Thursday, July 02, 2009
"Unable to suppress love, the Church wanted at least to disinfect it, and it created marriage."
Been thinking about my childhood in Trinidad and been wondering where my distrust and dislike of the church comes from.
They, my dad’s family were quite a crew; dad had 3 sisters living, Auntie Evelyn, Auntie Verna, and Auntie Josephine my favourite Aunt and my dad’s favourite sister and 6 brothers of which I only met two Edgar and Hugh.
The other brothers had long left Trinidad and had lost touch with the family; three were believed to be in America and 1 in South America.
Auntie Evelyn had 3 kids and Auntie Verna also 3 and Auntie Jo had 8 living kids, she had 4 girls Maureen, Doreen, Aileen and Coleen and 4 boys Angus, Mark, Desmond and Vincent.
After early mass we would quite often drive over to St. Fernando where Auntie Jo and Uncle Keith lived for Sunday lunch and lime with the whole family.
Church was as usual abit strange as the priest seemed to always greet my father in a slightly odd manner never looking at him directly.
He was always by the door greeting everyone as they walked in and I observed that it was only my father that he greeted without looking him in the face.
The same priest was very cold to me after I asked him questions in catechism classes, first he invited all us kids to ask anything we liked and when I did he got very frosty.
Very strange, as a kid I did not understand that at all, why I couldn’t ask questions when first it was encouraged.
After all I was only asking why things were not fairly distributed and why we as good Catholics did not seem moved by the poverty and injustices around us.
Surely it was written in the teachings of the church that you helped each other so why was that not happening why were so many others suffering.
I really believed what I had read about caring and sharing, surely as good Catholics we should be doing something, with hindsight realise now this was all too much for the poor priest.
So he resorted to ignoring me or he would ridicule everything I said and would treat me rather unkindly.
On top of this my poor dad seemed to be being treated strangely and when I asked him he would not talk about it.
One time the Bishop was there to do the First Communion and he called my father to him after the ceremony and spoke to him on his own.
My father never mentioned what the Bishop said and we knew, my mother and I, better than to ask if he said nothing.
Not talking was what my parents were experts at; well not talking about the things that mattered like the stresses each of us experienced settling into life in England.
I was only when I was fifteen that I found out why the priest in Trinidad had been strange to my dad.
One day my dad called me to him, my mum was in Germany visiting her family, and dad seemed desperate to talk.
It took him ages to tell me what was on his mind, first he alarmed me as he was muttering that what he had done was a dreadful sin.
And just w hen I thought here it comes I am adopted he said ‘’ that he hoped I would be able to forgive him some day’’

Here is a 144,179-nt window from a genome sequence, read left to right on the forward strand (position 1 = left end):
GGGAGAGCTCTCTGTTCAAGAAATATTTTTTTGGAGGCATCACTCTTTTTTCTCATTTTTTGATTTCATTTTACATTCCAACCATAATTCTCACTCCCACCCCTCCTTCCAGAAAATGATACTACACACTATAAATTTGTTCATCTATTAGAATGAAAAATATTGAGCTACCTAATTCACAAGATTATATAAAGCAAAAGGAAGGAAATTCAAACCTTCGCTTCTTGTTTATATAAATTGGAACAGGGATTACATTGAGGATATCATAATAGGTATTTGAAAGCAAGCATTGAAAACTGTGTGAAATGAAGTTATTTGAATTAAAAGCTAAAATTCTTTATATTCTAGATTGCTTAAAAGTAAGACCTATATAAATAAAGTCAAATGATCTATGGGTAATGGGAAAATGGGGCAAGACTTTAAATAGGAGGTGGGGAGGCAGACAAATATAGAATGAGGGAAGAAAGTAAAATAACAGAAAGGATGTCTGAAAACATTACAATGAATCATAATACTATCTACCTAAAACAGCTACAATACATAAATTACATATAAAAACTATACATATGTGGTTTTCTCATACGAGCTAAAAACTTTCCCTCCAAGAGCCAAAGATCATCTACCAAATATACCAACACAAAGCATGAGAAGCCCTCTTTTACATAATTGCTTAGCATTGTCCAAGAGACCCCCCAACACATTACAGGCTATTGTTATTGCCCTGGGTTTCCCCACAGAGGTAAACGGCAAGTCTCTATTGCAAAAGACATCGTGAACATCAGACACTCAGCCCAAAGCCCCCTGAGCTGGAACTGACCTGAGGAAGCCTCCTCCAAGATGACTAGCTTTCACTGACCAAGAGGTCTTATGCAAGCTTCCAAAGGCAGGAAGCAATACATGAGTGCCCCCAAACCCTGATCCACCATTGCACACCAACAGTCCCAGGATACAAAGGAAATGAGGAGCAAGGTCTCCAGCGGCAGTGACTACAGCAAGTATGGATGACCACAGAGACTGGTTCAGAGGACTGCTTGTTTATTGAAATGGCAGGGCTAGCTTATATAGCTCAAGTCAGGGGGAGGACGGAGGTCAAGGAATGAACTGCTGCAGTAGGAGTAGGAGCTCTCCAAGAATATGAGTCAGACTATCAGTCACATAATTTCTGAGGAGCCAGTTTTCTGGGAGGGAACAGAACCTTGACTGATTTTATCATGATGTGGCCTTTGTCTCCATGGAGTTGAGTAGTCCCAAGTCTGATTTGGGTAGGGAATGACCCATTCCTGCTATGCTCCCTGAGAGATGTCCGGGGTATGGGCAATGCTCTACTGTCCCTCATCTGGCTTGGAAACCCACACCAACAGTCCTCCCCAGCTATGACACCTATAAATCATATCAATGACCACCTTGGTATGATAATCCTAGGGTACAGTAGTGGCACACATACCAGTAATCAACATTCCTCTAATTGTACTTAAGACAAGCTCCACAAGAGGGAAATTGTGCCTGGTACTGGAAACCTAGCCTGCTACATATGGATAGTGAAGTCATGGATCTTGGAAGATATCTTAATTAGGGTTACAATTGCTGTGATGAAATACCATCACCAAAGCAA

Was really alarmed thought that I was about to hear something really bad and instead heard that he had been married before he met my mum.
He told me that he had 2 girls from his first marriage and one of them, the older Yvette, would be visiting us the next day.
I was amazed, more so that he had thought it was a sin, but of course did not realise he was only repeating the official church line.
Divorce was seen as a huge sin by the church and marrying again the worse thing you could do and my dad had done both.
It is only now years later that I understand the situation for my parents.
Dad was excommunicated and although they would not physically stop him from being in church he could not receive communion.
The time the Bishop spoke to my dad, he told him that he was surprised that seeing as he was such an embarrassment that he was still living in Trinidad.
The Bishops advice was do everyone a favour and leave the Islands, which is what we did do in 1962 when we moved to England.
I had huge question marks about the church and its teachings and did not believe what they said.
It seemed hypocrisy to me and hearing my dad’s story convinced me that my gut instincts had been correct.
Once I left home I never went to church and decided that I did not need any big daddy figures telling me what to do.
I did not like the hypocrisy that I had seen and felt that I could and would take control of my own life.
I would make my own decisions based on principles of justice and equality and human compassion and not based on any superstition and prejudice.
I would take full responsibility for my life and my actions, which I have done, have also never insulted or abused anyone for their beliefs.
As far as I am concerned everyone is free to believe what they want as long as they do not force me to join them.
I like to treat everyone with the respect that they deserve as human beings, and believe that everyday we should carry out random acts of kindness on the principle that what goes round comes round.
We human beings need each other to survive.